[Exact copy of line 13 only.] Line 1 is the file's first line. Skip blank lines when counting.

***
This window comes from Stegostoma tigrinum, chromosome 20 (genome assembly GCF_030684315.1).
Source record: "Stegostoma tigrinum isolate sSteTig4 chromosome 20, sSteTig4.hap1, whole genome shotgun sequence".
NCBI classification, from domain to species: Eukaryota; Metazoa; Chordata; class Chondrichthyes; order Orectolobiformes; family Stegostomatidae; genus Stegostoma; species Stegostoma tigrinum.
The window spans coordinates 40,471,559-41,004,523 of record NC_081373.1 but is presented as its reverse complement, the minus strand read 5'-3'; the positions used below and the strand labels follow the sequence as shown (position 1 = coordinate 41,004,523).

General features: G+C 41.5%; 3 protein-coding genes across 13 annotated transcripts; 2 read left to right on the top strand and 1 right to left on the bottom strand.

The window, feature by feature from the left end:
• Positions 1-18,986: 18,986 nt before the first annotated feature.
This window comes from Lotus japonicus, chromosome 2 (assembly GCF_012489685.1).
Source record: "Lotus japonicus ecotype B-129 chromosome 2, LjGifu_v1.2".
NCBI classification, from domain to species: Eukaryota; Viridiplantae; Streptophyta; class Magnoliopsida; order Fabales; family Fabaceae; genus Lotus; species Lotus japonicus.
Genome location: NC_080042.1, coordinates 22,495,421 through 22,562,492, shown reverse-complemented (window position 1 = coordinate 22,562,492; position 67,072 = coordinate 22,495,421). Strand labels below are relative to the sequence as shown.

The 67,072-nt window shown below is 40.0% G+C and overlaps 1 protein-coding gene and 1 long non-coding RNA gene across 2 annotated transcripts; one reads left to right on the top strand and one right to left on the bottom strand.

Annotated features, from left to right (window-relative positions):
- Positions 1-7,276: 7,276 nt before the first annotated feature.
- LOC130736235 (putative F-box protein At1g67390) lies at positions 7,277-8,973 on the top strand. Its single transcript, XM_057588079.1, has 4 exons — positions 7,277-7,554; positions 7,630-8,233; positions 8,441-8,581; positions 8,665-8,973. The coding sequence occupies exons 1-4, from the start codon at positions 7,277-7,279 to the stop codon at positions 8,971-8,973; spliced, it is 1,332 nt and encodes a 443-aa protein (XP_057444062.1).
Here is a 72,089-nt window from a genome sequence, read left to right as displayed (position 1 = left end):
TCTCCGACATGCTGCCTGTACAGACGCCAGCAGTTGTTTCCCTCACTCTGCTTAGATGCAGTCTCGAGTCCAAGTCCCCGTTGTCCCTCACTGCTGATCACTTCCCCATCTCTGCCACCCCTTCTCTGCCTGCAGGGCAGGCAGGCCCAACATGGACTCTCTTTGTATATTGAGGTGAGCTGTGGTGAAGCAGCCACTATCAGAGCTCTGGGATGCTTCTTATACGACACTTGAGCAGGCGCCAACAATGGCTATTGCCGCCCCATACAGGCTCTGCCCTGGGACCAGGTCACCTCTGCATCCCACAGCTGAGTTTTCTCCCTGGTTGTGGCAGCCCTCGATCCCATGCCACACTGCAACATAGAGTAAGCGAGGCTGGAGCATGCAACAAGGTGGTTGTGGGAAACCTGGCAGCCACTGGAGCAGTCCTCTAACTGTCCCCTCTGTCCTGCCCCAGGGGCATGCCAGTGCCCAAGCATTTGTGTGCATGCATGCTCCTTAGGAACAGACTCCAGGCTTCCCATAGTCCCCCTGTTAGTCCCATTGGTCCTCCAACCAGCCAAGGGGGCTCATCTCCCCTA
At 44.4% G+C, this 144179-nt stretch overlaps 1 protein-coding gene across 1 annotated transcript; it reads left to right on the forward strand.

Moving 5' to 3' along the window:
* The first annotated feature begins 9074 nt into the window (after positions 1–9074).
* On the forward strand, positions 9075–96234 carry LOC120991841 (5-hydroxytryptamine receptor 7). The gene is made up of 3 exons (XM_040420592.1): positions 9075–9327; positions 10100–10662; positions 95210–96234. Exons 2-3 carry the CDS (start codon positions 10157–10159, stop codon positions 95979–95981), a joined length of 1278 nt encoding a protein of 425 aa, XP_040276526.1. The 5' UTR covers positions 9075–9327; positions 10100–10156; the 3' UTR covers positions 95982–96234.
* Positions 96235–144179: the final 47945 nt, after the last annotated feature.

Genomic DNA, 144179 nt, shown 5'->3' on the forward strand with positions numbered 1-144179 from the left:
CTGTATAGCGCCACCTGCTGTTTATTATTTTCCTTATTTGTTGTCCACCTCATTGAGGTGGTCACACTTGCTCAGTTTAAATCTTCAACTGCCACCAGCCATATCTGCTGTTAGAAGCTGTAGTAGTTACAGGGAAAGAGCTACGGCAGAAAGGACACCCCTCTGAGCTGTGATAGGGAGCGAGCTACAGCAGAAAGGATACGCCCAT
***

Annotated features, from left to right (window-relative positions):